In this week’s selected cryptocurrency- and blockchain-related news from Cointelegraph Japan, the Japanese financial regulator solidifies its policy of banning trusts that invest in crypto, more than 20 companies launch a consortium that aims to raise funds with security tokens, and Coincheck starts its automated cryptocurrency accumulation service, while it denies having had any previous knowledge about Stellar Lumens’ 55 billion token burn.
Here is the past week of cryptocurrency and blockchain news in review, as originally reported by Cointelegraph Japan.
FSA confirms ban on cryptocurrency investment trusts
The Japanese financial regulator, the Financial Services Agency (FSA), has solidified its policy of banning investment trusts that invest in cryptocurrencies. At the end of September the FSA announced a draft guideline, in which it stated that the composition and sale of investment trusts that invest in cryptocurrencies are “not appropriate”. Although the supervisory guideline is not a law, the FSA reportedly intends to restrict excessive funds from flowing into cryptocurrencies, aiming to “regulate before commercialization.”
Meanwhile, Kenji Fujimaki, a former member of the House of Councilors and economic critic, said that the cryptocurrency industry’s call for a change from comprehensive taxation of 55% to separate taxation of 20% is not necessarily delayed. He added that in case the FSA is willing to promote the development of cryptocurrencies, instead of banning monetary investment trusts, he would like to request the FSA to reform the national tax system itself.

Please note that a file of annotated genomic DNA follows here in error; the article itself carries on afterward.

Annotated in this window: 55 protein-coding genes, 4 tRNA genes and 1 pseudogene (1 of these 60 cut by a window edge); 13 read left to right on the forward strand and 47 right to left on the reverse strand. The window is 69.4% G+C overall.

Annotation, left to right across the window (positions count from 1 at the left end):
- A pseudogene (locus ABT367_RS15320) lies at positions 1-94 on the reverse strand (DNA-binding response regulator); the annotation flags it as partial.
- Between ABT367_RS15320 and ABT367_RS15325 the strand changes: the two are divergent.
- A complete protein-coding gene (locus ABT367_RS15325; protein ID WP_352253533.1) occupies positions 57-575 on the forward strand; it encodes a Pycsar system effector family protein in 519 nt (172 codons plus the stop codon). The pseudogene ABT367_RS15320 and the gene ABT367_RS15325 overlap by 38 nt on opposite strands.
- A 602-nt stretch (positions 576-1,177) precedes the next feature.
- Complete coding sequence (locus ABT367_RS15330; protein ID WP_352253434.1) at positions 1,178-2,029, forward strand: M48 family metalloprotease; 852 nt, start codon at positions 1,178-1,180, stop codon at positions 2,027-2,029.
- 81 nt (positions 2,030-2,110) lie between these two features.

Coincheck starts automated cryptocurrency accumulation service
Japanese cryptocurrency exchange Coincheck announced that it had begun offering Coincheck Tsumate, an automated cryptocurrency accumulation service, also known as the dollar-cost averaging method (DCA). Using the DCA method means that a customer purchases a fixed dollar amount of a cryptocurrency, such as Bitcoin (BTC), no matter what the price happens to be, at a certain date each month. Some claim that the dollar cost averaging method is the best strategy for Bitcoin investment.
Security token organization composed of more than 20 companies launches in Japan
More than 20 companies including Mitsubishi UFJ Financial Group, NTT, KDDI and the Mitsubishi Corporation have launched a consortium that aims to raise funds with security tokens.
The Mitsubishi UFJ will take the lead in building the platform for trading real estate, corporate bonds and intellectual property as digital securities, while blockchain development company LayerX will provide technical support.
The new blockchain-based platform, called Progmat, will handle various financial products. By using smart contracts, it will reportedly be possible to exchange tokens without going through a third party, aiming to automate the transfer of securities rights and settlement of funds.
The move is further aimed at developing rules for security tokens following the enforcement of the revised Financial Instruments and Exchange Act next spring. Mitsubishi UFJ intends to launch the trading platform in 2020, which will allow individuals and institutional investors to participate.
Coincheck denies any link to Stellar’s massive recent token burn
Cointelegraph Japan reported on Nov. 8 that Coincheck has denied any link between Stellar Lumens’ massive token burn conducted by the Stellar Development Foundation and Coincheck’s announcement that the exchange is about to list Stellar (XLM).
There has been a great deal of speculation that the Japanese crypto exchange Coincheck was aware of Stellar’s 55 billion XLM token burn at the time they announced the XLM listing on its exchange. However, Coincheck has now formally denied that they had any previous knowledge of the event.